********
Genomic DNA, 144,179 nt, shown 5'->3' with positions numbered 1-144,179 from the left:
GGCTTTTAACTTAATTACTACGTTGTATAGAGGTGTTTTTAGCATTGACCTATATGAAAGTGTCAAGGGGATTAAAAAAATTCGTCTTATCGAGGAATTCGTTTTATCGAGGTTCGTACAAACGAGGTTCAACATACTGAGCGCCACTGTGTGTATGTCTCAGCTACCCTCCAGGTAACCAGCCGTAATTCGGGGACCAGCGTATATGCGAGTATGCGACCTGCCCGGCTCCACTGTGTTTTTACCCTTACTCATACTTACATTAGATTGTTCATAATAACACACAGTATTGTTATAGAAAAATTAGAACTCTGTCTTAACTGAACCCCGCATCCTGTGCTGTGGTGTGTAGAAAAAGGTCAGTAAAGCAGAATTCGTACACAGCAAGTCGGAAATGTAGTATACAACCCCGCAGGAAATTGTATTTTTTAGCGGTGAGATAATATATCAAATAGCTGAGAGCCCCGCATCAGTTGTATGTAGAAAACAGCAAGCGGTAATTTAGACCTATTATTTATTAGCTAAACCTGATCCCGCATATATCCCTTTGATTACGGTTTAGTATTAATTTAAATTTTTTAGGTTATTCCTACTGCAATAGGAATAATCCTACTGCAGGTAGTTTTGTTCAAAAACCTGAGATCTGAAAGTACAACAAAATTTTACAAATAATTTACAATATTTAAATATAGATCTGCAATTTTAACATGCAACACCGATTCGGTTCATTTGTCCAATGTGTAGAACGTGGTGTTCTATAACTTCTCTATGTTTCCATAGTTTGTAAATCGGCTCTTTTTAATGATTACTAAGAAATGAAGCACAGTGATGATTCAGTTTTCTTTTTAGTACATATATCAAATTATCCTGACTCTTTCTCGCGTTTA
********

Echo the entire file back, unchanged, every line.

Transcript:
Genomic DNA, 144,179 nt, shown 5'->3' with positions numbered 1-144,179 from the left:
GGCTTTTAACTTAATTACTACGTTGTATAGAGGTGTTTTTAGCATTGACCTATATGAAAGTGTCAAGGGGATTAAAAAAATTCGTCTTATCGAGGAATTCGTTTTATCGAGGTTCGTACAAACGAGGTTCAACATACTGAGCGCCACTGTGTGTATGTCTCAGCTACCCTCCAGGTAACCAGCCGTAATTCGGGGACCAGCGTATATGCGAGTATGCGACCTGCCCGGCTCCACTGTGTTTTTACCCTTACTCATACTTACATTAGATTGTTCATAATAACACACAGTATTGTTATAGAAAAATTAGAACTCTGTCTTAACTGAACCCCGCATCCTGTGCTGTGGTGTGTAGAAAAAGGTCAGTAAAGCAGAATTCGTACACAGCAAGTCGGAAATGTAGTATACAACCCCGCAGGAAATTGTATTTTTTAGCGGTGAGATAATATATCAAATAGCTGAGAGCCCCGCATCAGTTGTATGTAGAAAACAGCAAGCGGTAATTTAGACCTATTATTTATTAGCTAAACCTGATCCCGCATATATCCCTTTGATTACGGTTTAGTATTAATTTAAATTTTTTAGGTTATTCCTACTGCAATAGGAATAATCCTACTGCAGGTAGTTTTGTTCAAAAACCTGAGATCTGAAAGTACAACAAAATTTTACAAATAATTTACAATATTTAAATATAGATCTGCAATTTTAACATGCAACACCGATTCGGTTCATTTGTCCAATGTGTAGAACGTGGTGTTCTATAACTTCTCTATGTTTCCATAGTTTGTAAATCGGCTCTTTTTAATGATTACTAAGAAATGAAGCACAGTGATGATTCAGTTTTCTTTTTAGTACATATATCAAATTATCCTGACTCTTTCTCGCGTTTA